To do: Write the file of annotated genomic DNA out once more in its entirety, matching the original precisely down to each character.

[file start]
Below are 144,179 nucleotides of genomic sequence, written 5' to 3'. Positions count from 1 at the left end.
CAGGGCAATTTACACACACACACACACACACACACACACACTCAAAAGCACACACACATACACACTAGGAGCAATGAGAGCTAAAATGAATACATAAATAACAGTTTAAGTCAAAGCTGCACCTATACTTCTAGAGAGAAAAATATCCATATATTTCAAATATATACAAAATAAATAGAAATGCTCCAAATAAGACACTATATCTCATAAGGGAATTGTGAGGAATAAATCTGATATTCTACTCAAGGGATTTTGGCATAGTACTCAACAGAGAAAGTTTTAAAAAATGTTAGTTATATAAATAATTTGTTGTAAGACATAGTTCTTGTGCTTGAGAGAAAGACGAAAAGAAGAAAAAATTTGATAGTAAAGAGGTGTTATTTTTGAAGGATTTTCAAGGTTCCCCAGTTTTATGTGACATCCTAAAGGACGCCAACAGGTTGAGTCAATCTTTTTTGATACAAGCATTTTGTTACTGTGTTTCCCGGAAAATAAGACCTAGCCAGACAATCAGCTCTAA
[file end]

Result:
Below are 144,179 nucleotides of genomic sequence, written 5' to 3'. Positions count from 1 at the left end.
CAGGGCAATTTACACACACACACACACACACACACACACACTCAAAAGCACACACACATACACACTAGGAGCAATGAGAGCTAAAATGAATACATAAATAACAGTTTAAGTCAAAGCTGCACCTATACTTCTAGAGAGAAAAATATCCATATATTTCAAATATATACAAAATAAATAGAAATGCTCCAAATAAGACACTATATCTCATAAGGGAATTGTGAGGAATAAATCTGATATTCTACTCAAGGGATTTTGGCATAGTACTCAACAGAGAAAGTTTTAAAAAATGTTAGTTATATAAATAATTTGTTGTAAGACATAGTTCTTGTGCTTGAGAGAAAGACGAAAAGAAGAAAAAATTTGATAGTAAAGAGGTGTTATTTTTGAAGGATTTTCAAGGTTCCCCAGTTTTATGTGACATCCTAAAGGACGCCAACAGGTTGAGTCAATCTTTTTTGATACAAGCATTTTGTTACTGTGTTTCCCGGAAAATAAGACCTAGCCAGACAATCAGCTCTAA